Better than the Grand Canyon

– “We were there the group of us women (…) [and we] felt connection, calling CONNECTION!”


– “We forgot about the Vagina. Only that way we can explain the lack of awe.
But just like the first time you look at the Grand Canyon, we shall forever… remember.”


One year ago our show “The Vagina Monologues”‘s season was over. We, the cast and the public, may have never been the same since. And that’s a good thing.


Because Eve Ensler’s brilliant work’s theme is still acute and will be relevant for as long as we need to talk about how human beings have been badly treated as a result of having (or looking like to have) a vagina.


I am re-sharing some of my reflections then.
They serve me as a reminder that although my focus is on vision, empowering human beings reaching their highest potential through health and connection, there is particularities around women that must be addressed separately and by all of us.
As we all come out of wombs, at least for the time being…


– “This play has been inspiring women and men all over the world shifting their views on body shame, abuse, sex and birth.”

– “How can I be free if one else isn’t.


– “The first time I heard about the Vagina Monologues was in the 90’s. I did not like the word vagina at first. However, I understood there was something special about bringing such a secretive part of our bodies into the open.


I have dedicated the last 10 years of my life working as a health coach, helping patients recovering from chronic conditions of all sorts and trauma using a natural approach. In clinic, I have realised that sexuality is totally interlinked with health and many of our blockages are based on our body awareness and genitals, particularly in women. How happier would we all be if we had less taboos around our sexual organs and if having a vagina was connected to an undeniable a sign of beauty, creativity and power…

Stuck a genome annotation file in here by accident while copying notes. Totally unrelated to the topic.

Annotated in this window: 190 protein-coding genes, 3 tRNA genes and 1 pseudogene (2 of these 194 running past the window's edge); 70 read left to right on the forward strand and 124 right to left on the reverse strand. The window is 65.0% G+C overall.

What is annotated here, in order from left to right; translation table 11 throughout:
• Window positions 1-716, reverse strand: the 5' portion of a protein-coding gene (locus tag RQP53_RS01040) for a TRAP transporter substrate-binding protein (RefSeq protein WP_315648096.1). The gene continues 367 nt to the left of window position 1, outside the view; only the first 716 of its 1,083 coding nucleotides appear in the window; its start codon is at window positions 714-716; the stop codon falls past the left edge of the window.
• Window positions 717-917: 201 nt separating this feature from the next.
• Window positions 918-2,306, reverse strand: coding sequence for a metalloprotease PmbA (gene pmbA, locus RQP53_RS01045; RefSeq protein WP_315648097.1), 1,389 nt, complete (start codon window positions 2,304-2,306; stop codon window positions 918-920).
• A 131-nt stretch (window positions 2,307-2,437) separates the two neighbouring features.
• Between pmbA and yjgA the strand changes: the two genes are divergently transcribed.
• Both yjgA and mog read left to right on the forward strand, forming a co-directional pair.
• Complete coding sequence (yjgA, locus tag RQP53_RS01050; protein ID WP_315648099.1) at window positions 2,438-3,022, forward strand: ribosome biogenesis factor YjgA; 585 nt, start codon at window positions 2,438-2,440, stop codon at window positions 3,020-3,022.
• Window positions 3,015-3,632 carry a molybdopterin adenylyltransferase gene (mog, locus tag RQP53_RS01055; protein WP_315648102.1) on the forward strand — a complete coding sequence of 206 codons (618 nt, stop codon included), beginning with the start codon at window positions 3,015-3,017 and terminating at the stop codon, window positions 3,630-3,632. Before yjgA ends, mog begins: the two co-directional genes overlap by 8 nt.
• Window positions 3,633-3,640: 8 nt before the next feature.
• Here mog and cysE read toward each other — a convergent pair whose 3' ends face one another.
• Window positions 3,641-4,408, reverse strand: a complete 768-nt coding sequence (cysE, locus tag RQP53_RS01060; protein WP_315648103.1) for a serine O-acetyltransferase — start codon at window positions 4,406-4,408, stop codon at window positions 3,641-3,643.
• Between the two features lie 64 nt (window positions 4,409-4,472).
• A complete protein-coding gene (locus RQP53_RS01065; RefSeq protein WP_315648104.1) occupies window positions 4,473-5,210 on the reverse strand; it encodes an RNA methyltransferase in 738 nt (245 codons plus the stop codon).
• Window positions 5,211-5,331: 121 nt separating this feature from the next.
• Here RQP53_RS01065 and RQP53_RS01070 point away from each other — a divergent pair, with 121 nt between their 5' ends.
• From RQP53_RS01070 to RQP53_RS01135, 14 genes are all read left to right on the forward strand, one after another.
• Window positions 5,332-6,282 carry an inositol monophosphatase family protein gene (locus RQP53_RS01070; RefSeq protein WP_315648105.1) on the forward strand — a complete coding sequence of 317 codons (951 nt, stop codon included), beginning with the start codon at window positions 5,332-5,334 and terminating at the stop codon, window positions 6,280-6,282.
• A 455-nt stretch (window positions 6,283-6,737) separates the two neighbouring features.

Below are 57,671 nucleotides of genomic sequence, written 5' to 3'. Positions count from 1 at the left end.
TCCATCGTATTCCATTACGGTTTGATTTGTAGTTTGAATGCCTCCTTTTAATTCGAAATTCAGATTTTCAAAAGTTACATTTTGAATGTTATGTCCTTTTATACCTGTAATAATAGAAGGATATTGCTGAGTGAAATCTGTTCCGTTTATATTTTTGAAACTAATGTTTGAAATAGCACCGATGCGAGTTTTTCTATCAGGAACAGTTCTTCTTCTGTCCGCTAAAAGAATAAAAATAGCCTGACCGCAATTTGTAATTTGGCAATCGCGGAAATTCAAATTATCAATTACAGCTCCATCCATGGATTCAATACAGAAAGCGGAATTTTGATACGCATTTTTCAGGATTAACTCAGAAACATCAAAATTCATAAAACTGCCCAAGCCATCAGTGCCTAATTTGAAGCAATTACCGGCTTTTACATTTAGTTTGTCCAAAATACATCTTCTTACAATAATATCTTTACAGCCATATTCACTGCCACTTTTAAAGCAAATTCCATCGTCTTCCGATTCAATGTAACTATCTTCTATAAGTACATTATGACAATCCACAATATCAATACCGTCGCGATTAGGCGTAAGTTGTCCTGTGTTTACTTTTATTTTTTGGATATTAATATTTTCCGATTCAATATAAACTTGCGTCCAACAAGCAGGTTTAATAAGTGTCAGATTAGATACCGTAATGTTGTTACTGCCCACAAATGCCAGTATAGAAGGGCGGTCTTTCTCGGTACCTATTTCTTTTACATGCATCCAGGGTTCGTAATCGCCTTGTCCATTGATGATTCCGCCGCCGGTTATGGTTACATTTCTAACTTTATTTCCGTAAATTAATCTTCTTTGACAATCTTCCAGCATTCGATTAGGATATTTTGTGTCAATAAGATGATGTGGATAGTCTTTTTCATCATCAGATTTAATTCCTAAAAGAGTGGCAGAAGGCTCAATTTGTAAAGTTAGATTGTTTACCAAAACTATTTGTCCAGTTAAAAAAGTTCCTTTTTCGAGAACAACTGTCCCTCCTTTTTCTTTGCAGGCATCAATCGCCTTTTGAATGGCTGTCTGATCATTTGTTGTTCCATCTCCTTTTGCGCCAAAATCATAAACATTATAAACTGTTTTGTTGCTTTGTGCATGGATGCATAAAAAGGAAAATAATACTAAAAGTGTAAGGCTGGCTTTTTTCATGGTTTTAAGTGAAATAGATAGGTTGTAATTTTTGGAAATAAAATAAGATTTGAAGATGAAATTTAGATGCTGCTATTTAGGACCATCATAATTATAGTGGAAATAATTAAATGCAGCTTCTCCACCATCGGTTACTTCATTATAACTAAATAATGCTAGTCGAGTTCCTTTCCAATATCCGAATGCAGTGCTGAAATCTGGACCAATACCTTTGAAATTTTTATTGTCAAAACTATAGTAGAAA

It felt natural to participate in this production as an extension of the work I do with female sexuality and relationships. I thought I would have the chance to help more people within the artistic sphere and also having an excuse to perform on stage again. I desired to be part of the team of interesting and passionate women who shared the same generous ideals of contributing to a society where feminine qualities are cherished and respected for the joy and benefit of all.


Discovering my character has been an incredible journey. I play a woman who, after attending “the vagina workshop”, changed her relationship with her orgasm and felt empowered to take the lead of her life. After having done that journey myself, I have re-explored what feels like doing it for the first time. I have little by little become each of the women I see as clients, who attend to my seminars, who have so much to discover about their potential. Performing the Vagina Monologues is a great way of applying my ideological militancy as a professional, a friend and a mother.


I find myself worrying about stereotypes, and wishing our ‘vaginas’ are not displayed as hysterical, superficial, satirical, angry, fearful, insecure, and discriminatory… only. I am nervous knowing my friends will be watching and most of the audience is conscious on sexual and gender matters, i.e. there is the added responsibility of breaking with myths and clichés. However, I am certain we will be delivering a true, grounded, realistic perspective of this famous script and honouring Ensler’s avant-garde work still 20 years later.”